2019 Fellow

Jessica Guadalupe Tovar

Jessica Guadalupe Tovar of the Local Clean Energy Alliance, based in the San Francisco Bay Area, grew up in housing projects near an industrial pollution corridor in East Los Angeles. The experience of cancer in her family led her to focus on preventing and reducing local industrial pollution and to advocate for policies to protect vulnerable communities. Jessica has worked for 16 years as an environmental justice and health organizer in a variety of urban, rural, and indigenous communities throughout California and Arizona.

Jessica interned with the Environmental Justice and Climate Change Initiative in 2003, working with organizations across the U.S. on issues of climate justice. In the Bay Area, she helped shut down the PG&E Hunters Point Power Plant in 2004 and in 2010, successfully mobilized against a tar sands-dirty crude expansion of the Chevron Richmond oil refinery. She conducted and co-published an NIEHS Air Sampling Study in Richmond, California, for use as advocacy against toxic chemicals that are known to cause and/or aggravate adverse health effects like asthma, developmental problems, and cancer.

She speaks on environmental/climate racism at educational institutions and has been featured on TV and radio in Germany, France, Mexico, and Cuba. She currently promotes “Clean Power to the People” as coordinator of the East Bay Clean Power Alliance, which has advanced local clean energy solutions by creating East Bay Community Energy, a public energy services provider agency that is now providing electricity for 1.5 million people in Alameda County.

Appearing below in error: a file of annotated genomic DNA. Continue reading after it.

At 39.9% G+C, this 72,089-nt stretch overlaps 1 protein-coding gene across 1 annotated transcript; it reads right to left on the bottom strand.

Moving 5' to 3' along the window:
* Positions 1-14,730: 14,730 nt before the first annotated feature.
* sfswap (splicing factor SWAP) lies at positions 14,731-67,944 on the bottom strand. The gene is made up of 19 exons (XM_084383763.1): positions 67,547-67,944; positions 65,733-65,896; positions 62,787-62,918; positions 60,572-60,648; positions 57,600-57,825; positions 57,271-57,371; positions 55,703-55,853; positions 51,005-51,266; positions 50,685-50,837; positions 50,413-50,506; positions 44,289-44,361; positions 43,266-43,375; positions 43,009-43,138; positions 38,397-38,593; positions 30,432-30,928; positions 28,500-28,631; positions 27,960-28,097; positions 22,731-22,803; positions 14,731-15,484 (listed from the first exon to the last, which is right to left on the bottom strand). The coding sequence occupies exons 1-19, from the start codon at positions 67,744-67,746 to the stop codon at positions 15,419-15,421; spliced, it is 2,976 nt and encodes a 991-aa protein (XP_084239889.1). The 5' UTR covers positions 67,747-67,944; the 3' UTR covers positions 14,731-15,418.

Project Description

Clean Power to the People; A campaign for local clean energy solutions for low income, people of color and renters in the East Bay

The East Bay Clean Power Alliance, an initiative of the Local Clean Energy Alliance, was founded to advocate for the establishment of a county-wide public energy service provider agency in the East Bay. The agency, East Bay Community Energy, is committed to developing local clean energy resources to provide environmental, economic, and social justice benefits to the community. Among the community benefit goals are the following:

  • Ensure stable and affordable rates for electricity
  • Produce local clean energy and reduce energy waste
  • Exceed California state mandates for renewable energy
  • Create union and family-sustaining clean energy jobs
  • Keep energy wealth in the local community
  • Include the community in agency decision making
  • Achieve local community ownership and control of energy
  • Improve community health and safety

The Alliance mobilized dozens of community organizations, including labor, over several years to establish East Bay Community Energy and–as a first–to win community representation on its governing board.

Our efforts in 2019 hinge on a strategy of strengthening our base of community organizations, especially of low-income people and communities of color, to advocate for energy development programs that meet their needs.

The struggle will be to ensure that the agency’s Local Development Business Plan–also a first– is fully implemented and provides the promised community benefits. Informed advocacy by community organizations will be critical in this effort. The Alliance will work with community organizations to identify opportunities and programs that most benefit the community and help these organizations engage the agency to secure these benefits.